Yet another example of how music labels just can’t get along with digital content companies … *Warner Music Group* (WMG) and MTV Games are in a standoff over pricing for Warner artists’ tracks in the Rock Band franchise, an impasse that could ultimately mean no new WMG tracks in the game’s weekly updates this summer. According to Billboard, MTV has stopped requesting licenses for new tracks, since the two parties can’t agree on pricing terms.
It’s familiar territory for WMG: there’s the nasty standoff it has going with YouTube over fees for the rights to its music videos; it kept tracks from artists like Estelle and Kid Rock off iTunes last year over pricing disagreements; and declined to renew its contract with Last.fm over track pricing as well. But while Warner has chosen to stick to its guns about the money, analysts like Wedbush Morgan’s Michael Pachter have argued that the label will do more damage to its own artists (and sales), than to the game publishers with this particular fight.
— It’s true that gaming companies need a constant influx of new music for their franchises to thrive beyond the initial purchase: MTV has increasingly released Rock Band add-on packs with tracks from WMG artists like the Grateful Dead and the Pretenders; losing access to popular songs could hurt future downloadable content sales. Meanwhile, if rival Activision (NSDQ: ATVI) hadn’t worked out a favorable deal with *Sony* BMG, it wouldn’t have been able to release Guitar Hero: Aerosmith, which cleared $25 million in its first week of sales (per Rolling Stone).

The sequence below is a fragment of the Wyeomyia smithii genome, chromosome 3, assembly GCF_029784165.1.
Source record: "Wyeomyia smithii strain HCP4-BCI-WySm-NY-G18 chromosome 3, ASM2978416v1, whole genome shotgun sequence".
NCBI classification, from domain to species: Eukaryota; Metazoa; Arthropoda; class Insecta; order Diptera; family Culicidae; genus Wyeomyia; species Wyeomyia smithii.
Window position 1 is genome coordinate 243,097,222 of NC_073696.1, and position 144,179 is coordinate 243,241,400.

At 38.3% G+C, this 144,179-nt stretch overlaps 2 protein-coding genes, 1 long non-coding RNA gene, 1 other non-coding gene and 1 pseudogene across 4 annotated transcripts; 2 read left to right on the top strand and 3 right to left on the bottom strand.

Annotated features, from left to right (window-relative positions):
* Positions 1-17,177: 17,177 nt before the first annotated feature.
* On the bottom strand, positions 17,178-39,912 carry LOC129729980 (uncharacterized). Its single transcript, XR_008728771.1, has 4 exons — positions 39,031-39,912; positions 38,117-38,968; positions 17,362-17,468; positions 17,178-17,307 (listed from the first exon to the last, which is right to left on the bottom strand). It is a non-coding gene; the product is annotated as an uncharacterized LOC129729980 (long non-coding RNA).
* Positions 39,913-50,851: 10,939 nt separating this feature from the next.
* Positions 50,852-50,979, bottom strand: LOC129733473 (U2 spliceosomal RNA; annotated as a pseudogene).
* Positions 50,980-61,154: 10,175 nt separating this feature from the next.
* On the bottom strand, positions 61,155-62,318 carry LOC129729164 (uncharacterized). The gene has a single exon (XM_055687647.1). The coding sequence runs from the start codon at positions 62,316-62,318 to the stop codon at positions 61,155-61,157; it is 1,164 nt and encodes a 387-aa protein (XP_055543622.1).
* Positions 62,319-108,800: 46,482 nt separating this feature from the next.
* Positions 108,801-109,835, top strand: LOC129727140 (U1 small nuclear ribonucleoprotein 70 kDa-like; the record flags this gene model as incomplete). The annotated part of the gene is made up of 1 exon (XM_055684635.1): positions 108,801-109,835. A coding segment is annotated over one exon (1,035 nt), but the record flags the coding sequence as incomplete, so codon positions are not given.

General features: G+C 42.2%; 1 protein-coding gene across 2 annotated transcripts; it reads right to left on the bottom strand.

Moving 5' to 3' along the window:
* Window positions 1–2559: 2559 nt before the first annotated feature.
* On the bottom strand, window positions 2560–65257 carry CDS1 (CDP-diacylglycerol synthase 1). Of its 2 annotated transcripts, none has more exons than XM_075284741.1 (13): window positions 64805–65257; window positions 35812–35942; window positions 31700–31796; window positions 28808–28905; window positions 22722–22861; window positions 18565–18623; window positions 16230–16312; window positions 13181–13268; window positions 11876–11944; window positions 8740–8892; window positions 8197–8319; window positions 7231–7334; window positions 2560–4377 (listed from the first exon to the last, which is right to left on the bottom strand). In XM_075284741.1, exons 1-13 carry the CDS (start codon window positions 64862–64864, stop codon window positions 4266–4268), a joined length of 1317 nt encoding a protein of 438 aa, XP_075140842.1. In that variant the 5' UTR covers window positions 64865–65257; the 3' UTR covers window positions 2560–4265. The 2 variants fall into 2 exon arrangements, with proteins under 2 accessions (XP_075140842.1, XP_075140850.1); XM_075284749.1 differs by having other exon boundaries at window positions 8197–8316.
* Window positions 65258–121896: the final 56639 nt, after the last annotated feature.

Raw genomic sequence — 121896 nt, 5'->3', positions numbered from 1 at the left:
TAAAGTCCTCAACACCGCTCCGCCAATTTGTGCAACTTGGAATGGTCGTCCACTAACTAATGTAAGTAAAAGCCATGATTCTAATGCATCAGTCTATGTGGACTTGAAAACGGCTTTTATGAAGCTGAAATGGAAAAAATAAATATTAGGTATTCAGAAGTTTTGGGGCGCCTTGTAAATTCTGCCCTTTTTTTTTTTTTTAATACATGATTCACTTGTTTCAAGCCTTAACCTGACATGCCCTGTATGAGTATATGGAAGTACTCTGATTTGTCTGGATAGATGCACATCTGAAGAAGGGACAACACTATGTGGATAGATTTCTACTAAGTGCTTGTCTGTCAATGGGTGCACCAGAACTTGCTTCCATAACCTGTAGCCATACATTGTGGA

— But gaming companies aren’t beholden to any one label to get it: Gamers have gobbled up more than 6 million DLC levels and song tracks; the best-selling tracks have come from a plethora of bands and labels like Metallica, the Police, Foreigner and Weezer. Publishers like MTV and Activision also don’t have to go directly to the labels to get tracks; Billboard notes that one of the top 10 best-selling Rock Band tracks is a cover of Black Sabbath’s Paranoid that MTV didn’t have to get the master recording rights for.
Given the exposure to vintage classics that some DLC packs provide (thanks to Guitar Hero, my 12-year-old sister bought Aerosmith’s 1993 hit Livin’ on the Edge on iTunes), you’d think that WMG might be willing to make concessions to get its artists’ tracks into music games. But last summer, WMG CEO Edgar Bronfman told Reuters why the label would demand more from game publishers that wanted to use its artists’ tracks going forward: “The amount being paid to the music industry, even though their games are entirely dependent on the content we own and control, is far too small …”.